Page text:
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Mario vs. Sonic: The 16-bit Era
Since the days of the Super Nintendo and Sega Genesis, gamers have debated about the Mario vs. Sonic the Hedgehog mascot rivalry. Loyal Mario fans argue that the Italian plumber is the king of the platformer, while followers of Sonic the Hedgehog genuinely believe that the Blue Blur is the superior character. Let’s take a look at the two over the years, beginning with the 16-bit era.
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Super Mario World - Super Nintendo
Super Mario World is lauded as one of the greatest 2D platforming efforts by Nintendo, and it is still played, downloaded, and revered by gamers everywhere to this very day. The game featured colorful graphics, new music, and countless levels that were all challenging and fun. Super Mario World on the SNES took the formula popularized by Super Mario Bros. 3 and expanded on it enough to create a fresh, brand-new, rewarding Mario experience.
It was what Mario fans had come to expect from the series, but with a lot more content, noticeable gameplay upgrades, and that same time-tested gameplay that not only made Mario an addictive series, but also an accessible one. Super Mario World was indeed the next evolution for the Mario franchise.
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Sonic the Hedgehog - Sega Genesis
With the Genesis already in place, Sega needed to create an IP that was not only exclusive to their console, but that had enough depth to really draw gamers in. In addition to that, they needed to create a game that derived from the formula set forth by preexisting platformers but that could compete with that blueprint. Enter: Sonic the Hedgehog.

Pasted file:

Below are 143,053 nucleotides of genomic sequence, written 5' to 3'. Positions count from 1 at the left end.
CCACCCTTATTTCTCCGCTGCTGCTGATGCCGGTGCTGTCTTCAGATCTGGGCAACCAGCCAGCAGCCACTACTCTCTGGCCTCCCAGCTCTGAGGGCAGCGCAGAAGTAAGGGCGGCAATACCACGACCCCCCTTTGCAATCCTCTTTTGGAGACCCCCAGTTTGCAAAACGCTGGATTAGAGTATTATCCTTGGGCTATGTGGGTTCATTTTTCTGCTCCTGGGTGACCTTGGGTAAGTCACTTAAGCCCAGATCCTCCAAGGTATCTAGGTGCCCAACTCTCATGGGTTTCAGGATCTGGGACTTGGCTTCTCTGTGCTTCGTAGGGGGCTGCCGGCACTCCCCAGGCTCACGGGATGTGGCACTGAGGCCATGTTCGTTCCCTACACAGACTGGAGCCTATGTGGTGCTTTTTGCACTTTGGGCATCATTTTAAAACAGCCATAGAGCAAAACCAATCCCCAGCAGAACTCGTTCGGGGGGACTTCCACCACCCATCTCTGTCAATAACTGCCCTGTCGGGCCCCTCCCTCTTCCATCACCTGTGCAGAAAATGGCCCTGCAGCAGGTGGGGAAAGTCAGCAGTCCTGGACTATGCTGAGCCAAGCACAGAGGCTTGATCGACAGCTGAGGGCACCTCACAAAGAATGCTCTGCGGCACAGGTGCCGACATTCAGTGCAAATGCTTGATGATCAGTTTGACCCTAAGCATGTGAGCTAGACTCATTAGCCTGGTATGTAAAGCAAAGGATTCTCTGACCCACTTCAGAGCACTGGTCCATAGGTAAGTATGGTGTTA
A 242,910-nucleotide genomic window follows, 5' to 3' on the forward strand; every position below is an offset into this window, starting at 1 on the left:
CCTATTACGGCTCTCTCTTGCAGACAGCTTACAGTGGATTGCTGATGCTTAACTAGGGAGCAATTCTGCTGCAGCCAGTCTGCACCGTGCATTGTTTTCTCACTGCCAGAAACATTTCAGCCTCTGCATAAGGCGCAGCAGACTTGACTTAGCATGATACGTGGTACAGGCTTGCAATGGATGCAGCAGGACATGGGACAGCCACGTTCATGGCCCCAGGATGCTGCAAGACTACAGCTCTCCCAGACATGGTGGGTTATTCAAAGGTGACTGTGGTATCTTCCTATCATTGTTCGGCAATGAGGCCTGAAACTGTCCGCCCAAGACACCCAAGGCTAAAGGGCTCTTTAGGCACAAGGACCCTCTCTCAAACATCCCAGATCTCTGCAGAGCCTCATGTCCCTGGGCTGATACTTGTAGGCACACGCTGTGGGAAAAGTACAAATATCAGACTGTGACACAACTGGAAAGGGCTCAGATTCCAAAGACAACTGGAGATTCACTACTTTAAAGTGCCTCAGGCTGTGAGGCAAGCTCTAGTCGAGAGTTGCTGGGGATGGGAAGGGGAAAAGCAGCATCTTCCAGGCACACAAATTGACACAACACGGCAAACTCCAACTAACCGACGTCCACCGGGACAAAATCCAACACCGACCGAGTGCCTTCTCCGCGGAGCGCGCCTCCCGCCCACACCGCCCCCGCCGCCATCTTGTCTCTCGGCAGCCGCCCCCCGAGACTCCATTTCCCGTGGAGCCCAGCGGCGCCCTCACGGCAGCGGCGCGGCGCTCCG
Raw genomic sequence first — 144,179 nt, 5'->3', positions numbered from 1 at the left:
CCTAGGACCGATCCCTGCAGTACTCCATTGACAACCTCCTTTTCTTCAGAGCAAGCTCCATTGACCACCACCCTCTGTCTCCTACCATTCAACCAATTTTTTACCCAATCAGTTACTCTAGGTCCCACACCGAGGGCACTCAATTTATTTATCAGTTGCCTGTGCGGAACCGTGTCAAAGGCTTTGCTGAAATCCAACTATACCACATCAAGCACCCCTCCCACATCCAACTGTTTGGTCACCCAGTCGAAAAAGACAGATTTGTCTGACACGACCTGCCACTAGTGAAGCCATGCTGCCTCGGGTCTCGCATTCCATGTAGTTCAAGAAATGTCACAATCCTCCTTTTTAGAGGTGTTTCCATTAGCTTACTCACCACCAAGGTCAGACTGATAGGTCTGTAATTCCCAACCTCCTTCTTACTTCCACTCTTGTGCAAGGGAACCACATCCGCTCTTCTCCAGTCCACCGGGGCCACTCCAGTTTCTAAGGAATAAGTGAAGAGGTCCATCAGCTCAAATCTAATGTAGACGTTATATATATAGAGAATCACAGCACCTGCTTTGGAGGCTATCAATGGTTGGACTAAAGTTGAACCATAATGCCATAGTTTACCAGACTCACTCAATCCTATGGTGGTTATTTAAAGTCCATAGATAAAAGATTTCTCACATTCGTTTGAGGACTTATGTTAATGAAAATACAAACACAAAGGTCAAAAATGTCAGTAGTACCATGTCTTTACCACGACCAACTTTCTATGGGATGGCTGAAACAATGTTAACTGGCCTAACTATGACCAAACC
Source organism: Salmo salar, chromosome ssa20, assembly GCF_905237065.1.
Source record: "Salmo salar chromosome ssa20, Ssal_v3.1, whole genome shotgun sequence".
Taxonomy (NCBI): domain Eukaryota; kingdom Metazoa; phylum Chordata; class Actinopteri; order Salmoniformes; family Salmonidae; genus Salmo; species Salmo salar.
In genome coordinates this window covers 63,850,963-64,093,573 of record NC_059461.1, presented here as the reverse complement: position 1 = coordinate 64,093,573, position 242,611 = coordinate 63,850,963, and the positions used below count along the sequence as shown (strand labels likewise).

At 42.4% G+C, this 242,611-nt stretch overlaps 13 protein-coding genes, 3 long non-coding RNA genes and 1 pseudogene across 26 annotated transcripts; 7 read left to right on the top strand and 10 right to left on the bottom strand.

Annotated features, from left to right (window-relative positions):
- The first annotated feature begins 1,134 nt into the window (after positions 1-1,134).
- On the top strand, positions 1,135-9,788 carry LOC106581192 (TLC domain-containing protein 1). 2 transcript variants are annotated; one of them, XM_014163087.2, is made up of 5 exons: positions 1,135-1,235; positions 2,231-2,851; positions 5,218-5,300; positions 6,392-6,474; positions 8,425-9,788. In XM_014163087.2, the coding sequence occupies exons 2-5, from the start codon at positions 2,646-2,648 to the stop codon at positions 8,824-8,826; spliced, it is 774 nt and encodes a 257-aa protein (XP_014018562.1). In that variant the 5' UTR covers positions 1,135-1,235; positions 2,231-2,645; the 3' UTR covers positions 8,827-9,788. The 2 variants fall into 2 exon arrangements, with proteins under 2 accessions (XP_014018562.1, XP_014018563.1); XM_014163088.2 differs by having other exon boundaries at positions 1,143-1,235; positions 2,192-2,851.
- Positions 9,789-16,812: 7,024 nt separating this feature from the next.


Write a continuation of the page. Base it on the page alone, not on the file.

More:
Sonic the Hedgehog didn’t feature an overworld map like the Mario games did, and there weren’t even as many stages as there were in those games. Despite the lack of the aforementioned elements, however, Sonic the Hedgehog managed to make up for this lack of features by allowing gamers to play a super fast-paced game that reached dizzying speeds, something that had never been seen before.
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Sonic the Hedgehog vs. Mario in the 16-bit Era
Anyone who played Sonic the Hedgehog back when it first launched for the Sega Genesis will attest to the revolutionary feel that that game exuded. Sonic was able to reach speeds never before seen in a platformer in just a matter of seconds. He ran through loops, bounced off of springs, and explored unique, colorful levels with amazing music.
Sega was taking on a powerhouse in Mario, but they took on the task and dished out one of the most memorable gaming experiences of all time. Sonic the Hedgehog—and the sequels that followed—were a mix of high-speed running, fun platforming, awesome level design, and great music. Sega started what many fans have called a war between Mario and Sonic, and this lead to countless sequels, great fan reaction, and many good (and bad) games. The 16-bit era was only the beginning.